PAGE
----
Energy Efficiency and RE Drove Decade of US Energy Transition: BNEF

The US overhauled how it produces, delivers, and consumes energy over a momentous decade of change, according to a new report.

The US overhauled how it produces, delivers, and consumes energy over a momentous decade of change, according to a new report from BloombergNEF (BNEF) and the Business Council for Sustainable Energy (BCSE). In the process, the US posted 10 straight years of economic growth, while cutting both power-sector CO2 emissions and consumer energy costs to their lowest levels in a generation.

The eighth edition of the Sustainable Energy in America Factbook published by BNEF and the BCSE chronicles a profound transformation in US energy that is still very much underway.

“The transformation we have seen in the last decade has far exceeded expectations,” said Lisa Jacobson, BCSE President. “The facts show that we grew the economy, improved energy security, and cut emissions at the same time – all while making energy more affordable to consumers.”

Utility-scale renewables were just emerging in 2009, and now they win generation contracts on economic grounds. Battery technology is one-tenth of its cost in 2009. Today, there are nearly over 85 million “smart meters” in U.S. homes and businesses, up from 9.6 million a decade ago. The number of residential natural gas customers grew by 8 percent in the last decade while overall residential consumption of gas rose by 5 percent due to energy efficiency. Consumers are now spending record low proportions of their household budgets on energy costs, a 22 percent decline since 2009.

Renewable energy became the cheapest new generation source in many U.S. power markets. The US has over 2 times more renewable power generating capacity today than a decade ago. Solar capacity in 2019 was 80 times greater than what it was at the end of 2009.

Energy efficiency choices have proliferated, with federal programs helping high-efficiency appliances reach mass markets and state codes bolstering building efficiency. The economy grew every year in the past decade and energy use fell in five of the ten years. US energy productivity (GDP/energy consumption) improved 18 percent between 2010 and 2019, benefiting businesses and households.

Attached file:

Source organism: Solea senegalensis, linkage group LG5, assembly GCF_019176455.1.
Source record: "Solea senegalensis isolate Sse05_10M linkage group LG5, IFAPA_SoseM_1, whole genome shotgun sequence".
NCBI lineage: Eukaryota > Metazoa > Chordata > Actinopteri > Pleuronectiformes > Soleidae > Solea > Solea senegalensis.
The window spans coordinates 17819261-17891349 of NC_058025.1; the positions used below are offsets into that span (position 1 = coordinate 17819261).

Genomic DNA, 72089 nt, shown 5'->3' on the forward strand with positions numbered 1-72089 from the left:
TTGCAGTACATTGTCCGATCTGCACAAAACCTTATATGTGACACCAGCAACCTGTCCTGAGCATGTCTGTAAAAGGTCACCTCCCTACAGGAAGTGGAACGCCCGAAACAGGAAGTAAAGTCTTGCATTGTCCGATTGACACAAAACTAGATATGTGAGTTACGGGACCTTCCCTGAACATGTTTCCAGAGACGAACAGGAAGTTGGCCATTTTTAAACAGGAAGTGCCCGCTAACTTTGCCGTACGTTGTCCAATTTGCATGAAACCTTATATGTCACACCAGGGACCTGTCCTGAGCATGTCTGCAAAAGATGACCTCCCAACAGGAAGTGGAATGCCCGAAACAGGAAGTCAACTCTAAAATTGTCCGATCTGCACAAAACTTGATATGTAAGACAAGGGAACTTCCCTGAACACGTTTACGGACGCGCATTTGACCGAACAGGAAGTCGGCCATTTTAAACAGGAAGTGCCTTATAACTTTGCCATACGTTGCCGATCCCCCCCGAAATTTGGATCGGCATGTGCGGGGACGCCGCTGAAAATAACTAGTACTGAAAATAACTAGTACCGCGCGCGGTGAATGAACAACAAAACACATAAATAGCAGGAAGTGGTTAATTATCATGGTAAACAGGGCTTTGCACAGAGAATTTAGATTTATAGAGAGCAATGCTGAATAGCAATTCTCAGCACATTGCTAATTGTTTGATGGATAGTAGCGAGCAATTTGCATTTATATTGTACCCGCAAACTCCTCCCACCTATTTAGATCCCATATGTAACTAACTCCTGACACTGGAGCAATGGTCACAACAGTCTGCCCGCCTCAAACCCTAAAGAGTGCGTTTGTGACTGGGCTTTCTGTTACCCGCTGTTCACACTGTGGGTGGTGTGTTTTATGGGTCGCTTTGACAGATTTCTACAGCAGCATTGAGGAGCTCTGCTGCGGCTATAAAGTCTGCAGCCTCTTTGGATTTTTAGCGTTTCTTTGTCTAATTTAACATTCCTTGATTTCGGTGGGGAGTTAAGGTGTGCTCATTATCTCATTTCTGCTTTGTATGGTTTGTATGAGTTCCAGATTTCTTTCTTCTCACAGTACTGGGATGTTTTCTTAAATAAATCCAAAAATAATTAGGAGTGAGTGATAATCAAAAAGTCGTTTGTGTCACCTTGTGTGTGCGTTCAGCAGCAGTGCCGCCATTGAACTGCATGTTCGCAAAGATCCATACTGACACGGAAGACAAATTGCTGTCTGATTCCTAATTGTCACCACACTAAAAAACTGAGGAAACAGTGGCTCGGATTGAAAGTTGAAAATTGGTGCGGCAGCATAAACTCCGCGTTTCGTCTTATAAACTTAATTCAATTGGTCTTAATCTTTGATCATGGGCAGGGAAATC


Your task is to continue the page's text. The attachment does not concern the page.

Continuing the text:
Natural gas became the primary source of U.S. power generation and shifted the scales in the global market. Between 2010 and 2019 domestic natural gas production jumped 50 percent, and natural gas went from providing 24 percent of the nation’s electricity to 38 percent. The US increased its export capacity to exceed its import capacity, building stronger trade relationships around the world. In 2019, the U.S. exported more gas than it imported.

US Decade

“Emerging trends for sustainable energy are proliferating consumer choice and empowerment. Digitalisation and the Internet of Things have made people more aware of their energy use, as the options for efficient products and services are also expanding,” Ms. Jacobson added.

The fact that 18 regulated utilities offer a green tariff for customers to choose cleaner electricity and that nine states have taken actions to offer voluntary tariffs for renewable natural gas to homes and businesses, shows that customers are asking for cleaner options. Meanwhile, corporate renewables procurement has surged. Virtually non-existent a decade ago, US companies have signed contracts with wind and solar projects totaling 33.6 GW as of year-end 2019, the report added.

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Ayush Verma

Ayush Verma

Ayush is a staff writer at saurenergy.com and writes on renewable energy with a special focus on solar and wind. Prior to this, as an engineering graduate trying to find his niche in the energy journalism segment, he worked as a correspondent for iamrenew.com.

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